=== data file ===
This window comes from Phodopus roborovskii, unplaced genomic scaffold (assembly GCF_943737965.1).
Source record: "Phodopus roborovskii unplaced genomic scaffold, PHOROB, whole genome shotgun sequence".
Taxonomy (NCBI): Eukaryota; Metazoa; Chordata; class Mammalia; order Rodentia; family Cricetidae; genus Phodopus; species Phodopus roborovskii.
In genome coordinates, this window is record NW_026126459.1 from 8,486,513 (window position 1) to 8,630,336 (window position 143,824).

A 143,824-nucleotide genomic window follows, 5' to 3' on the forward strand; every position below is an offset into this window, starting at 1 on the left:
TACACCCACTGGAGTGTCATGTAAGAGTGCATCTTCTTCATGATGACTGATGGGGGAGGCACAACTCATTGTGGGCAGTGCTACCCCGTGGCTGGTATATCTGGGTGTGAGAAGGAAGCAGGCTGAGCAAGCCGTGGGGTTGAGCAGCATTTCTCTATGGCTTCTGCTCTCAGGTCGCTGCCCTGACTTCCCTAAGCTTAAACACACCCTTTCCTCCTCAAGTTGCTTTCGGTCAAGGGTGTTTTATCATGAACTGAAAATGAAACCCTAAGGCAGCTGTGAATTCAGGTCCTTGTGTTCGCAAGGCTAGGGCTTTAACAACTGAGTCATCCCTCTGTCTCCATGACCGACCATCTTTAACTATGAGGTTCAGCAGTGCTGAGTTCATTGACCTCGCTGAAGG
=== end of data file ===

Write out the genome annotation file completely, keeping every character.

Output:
This window comes from Phodopus roborovskii, unplaced genomic scaffold (assembly GCF_943737965.1).
Source record: "Phodopus roborovskii unplaced genomic scaffold, PHOROB, whole genome shotgun sequence".
Taxonomy (NCBI): Eukaryota; Metazoa; Chordata; class Mammalia; order Rodentia; family Cricetidae; genus Phodopus; species Phodopus roborovskii.
In genome coordinates, this window is record NW_026126459.1 from 8,486,513 (window position 1) to 8,630,336 (window position 143,824).

A 143,824-nucleotide genomic window follows, 5' to 3' on the forward strand; every position below is an offset into this window, starting at 1 on the left:
TACACCCACTGGAGTGTCATGTAAGAGTGCATCTTCTTCATGATGACTGATGGGGGAGGCACAACTCATTGTGGGCAGTGCTACCCCGTGGCTGGTATATCTGGGTGTGAGAAGGAAGCAGGCTGAGCAAGCCGTGGGGTTGAGCAGCATTTCTCTATGGCTTCTGCTCTCAGGTCGCTGCCCTGACTTCCCTAAGCTTAAACACACCCTTTCCTCCTCAAGTTGCTTTCGGTCAAGGGTGTTTTATCATGAACTGAAAATGAAACCCTAAGGCAGCTGTGAATTCAGGTCCTTGTGTTCGCAAGGCTAGGGCTTTAACAACTGAGTCATCCCTCTGTCTCCATGACCGACCATCTTTAACTATGAGGTTCAGCAGTGCTGAGTTCATTGACCTCGCTGAAGG